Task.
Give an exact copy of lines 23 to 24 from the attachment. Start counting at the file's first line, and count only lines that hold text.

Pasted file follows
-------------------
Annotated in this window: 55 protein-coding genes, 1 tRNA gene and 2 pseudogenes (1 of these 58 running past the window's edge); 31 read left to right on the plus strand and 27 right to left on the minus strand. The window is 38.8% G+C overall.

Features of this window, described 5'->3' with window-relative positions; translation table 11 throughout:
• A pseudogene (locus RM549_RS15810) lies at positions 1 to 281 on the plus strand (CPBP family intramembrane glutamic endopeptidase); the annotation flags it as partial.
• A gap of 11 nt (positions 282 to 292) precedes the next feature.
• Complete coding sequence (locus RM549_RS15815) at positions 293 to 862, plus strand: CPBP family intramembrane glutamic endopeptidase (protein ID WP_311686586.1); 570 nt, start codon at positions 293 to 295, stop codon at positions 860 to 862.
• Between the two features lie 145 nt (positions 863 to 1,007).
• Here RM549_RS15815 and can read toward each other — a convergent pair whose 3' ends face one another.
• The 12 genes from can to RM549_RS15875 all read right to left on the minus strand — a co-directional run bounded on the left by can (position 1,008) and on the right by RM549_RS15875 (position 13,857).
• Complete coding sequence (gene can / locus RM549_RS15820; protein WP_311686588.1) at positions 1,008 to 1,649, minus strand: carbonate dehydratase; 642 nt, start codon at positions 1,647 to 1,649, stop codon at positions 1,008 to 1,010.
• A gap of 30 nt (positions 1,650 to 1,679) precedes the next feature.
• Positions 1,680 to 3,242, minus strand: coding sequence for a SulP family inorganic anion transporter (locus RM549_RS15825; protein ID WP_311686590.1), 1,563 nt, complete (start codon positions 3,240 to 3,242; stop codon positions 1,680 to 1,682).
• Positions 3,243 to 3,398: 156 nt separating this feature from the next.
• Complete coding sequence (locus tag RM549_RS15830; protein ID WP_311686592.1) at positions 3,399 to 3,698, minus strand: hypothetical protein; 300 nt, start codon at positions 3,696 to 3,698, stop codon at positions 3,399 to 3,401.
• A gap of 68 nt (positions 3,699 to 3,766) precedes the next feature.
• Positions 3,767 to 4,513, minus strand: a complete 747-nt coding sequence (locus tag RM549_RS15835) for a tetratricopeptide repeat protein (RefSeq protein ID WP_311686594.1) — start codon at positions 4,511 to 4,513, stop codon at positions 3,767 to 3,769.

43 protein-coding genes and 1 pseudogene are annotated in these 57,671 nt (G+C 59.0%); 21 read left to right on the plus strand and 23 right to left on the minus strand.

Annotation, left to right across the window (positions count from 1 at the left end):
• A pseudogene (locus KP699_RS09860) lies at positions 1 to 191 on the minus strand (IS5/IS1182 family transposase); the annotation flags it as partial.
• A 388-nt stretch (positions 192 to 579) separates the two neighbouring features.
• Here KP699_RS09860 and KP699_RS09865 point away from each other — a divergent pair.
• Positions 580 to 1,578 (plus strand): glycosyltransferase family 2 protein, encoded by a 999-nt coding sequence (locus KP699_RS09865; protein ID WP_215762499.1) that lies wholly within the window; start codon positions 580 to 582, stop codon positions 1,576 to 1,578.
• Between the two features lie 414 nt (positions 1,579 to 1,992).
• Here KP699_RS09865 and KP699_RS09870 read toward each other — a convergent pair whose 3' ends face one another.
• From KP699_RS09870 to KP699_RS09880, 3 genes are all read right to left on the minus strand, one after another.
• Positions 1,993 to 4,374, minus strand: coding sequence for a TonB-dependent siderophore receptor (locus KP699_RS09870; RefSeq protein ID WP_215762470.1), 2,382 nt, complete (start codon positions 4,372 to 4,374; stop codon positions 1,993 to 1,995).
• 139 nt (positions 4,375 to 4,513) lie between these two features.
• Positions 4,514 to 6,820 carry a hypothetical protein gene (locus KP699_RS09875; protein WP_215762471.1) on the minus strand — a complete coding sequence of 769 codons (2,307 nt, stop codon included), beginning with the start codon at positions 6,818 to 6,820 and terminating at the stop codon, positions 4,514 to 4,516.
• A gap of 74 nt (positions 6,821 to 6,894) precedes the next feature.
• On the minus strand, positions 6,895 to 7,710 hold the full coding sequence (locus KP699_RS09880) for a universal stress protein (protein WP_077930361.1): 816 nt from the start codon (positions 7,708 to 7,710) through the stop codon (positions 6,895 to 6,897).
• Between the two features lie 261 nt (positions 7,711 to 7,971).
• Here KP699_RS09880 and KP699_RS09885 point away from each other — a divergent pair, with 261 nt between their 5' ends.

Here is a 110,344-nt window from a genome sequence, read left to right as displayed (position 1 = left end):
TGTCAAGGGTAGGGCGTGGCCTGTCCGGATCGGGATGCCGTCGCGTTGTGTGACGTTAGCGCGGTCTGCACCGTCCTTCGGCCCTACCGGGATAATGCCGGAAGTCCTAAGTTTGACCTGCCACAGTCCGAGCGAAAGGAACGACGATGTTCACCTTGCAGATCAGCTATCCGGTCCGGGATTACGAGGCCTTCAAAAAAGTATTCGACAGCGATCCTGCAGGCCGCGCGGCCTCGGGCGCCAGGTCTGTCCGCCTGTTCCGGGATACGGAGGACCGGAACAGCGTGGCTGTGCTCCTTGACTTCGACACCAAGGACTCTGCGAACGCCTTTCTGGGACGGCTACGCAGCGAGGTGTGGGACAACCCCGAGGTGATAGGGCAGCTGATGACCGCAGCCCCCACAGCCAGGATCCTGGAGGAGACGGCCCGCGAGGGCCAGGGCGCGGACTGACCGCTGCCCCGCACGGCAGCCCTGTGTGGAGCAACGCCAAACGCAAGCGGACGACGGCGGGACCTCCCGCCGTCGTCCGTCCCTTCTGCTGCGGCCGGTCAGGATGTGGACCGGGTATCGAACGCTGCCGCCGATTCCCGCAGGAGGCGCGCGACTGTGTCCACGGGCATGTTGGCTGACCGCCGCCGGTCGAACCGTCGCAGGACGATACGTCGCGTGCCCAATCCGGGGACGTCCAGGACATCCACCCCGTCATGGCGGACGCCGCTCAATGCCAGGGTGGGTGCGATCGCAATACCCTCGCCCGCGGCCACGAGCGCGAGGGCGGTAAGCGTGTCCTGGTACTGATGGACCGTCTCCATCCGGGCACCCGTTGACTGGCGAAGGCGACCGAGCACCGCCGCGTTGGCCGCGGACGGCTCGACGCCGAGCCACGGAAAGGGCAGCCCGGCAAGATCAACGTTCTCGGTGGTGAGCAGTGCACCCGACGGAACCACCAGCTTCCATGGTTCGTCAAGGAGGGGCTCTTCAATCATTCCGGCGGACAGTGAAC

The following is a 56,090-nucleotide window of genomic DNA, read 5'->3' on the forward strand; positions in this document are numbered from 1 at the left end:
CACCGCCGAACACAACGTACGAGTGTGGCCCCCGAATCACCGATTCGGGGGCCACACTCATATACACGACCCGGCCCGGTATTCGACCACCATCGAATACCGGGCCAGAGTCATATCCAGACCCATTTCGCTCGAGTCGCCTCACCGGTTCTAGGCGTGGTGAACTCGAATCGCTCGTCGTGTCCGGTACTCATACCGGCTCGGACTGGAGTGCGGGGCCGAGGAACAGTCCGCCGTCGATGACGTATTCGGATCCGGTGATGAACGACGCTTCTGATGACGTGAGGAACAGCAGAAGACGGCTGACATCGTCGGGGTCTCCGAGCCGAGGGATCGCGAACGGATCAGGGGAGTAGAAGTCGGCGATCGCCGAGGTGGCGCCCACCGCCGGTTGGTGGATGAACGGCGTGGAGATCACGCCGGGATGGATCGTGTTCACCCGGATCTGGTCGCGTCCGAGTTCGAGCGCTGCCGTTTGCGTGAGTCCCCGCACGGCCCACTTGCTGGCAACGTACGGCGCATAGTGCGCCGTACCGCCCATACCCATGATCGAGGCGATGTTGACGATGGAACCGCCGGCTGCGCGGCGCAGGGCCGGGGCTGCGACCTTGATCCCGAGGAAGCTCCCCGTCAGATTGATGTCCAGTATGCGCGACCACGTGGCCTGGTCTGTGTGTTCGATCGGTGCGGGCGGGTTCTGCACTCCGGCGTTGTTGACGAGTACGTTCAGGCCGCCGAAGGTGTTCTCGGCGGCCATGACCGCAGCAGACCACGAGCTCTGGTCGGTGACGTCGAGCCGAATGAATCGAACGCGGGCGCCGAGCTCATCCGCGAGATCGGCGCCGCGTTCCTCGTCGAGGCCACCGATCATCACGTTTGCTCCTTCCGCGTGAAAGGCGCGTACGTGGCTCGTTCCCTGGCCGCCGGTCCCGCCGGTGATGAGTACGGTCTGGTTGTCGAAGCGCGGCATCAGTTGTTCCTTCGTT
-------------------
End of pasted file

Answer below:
• Here KP699_RS09865 and KP699_RS09870 read toward each other — a convergent pair whose 3' ends face one another.
• From KP699_RS09870 to KP699_RS09880, 3 genes are all read right to left on the minus strand, one after another.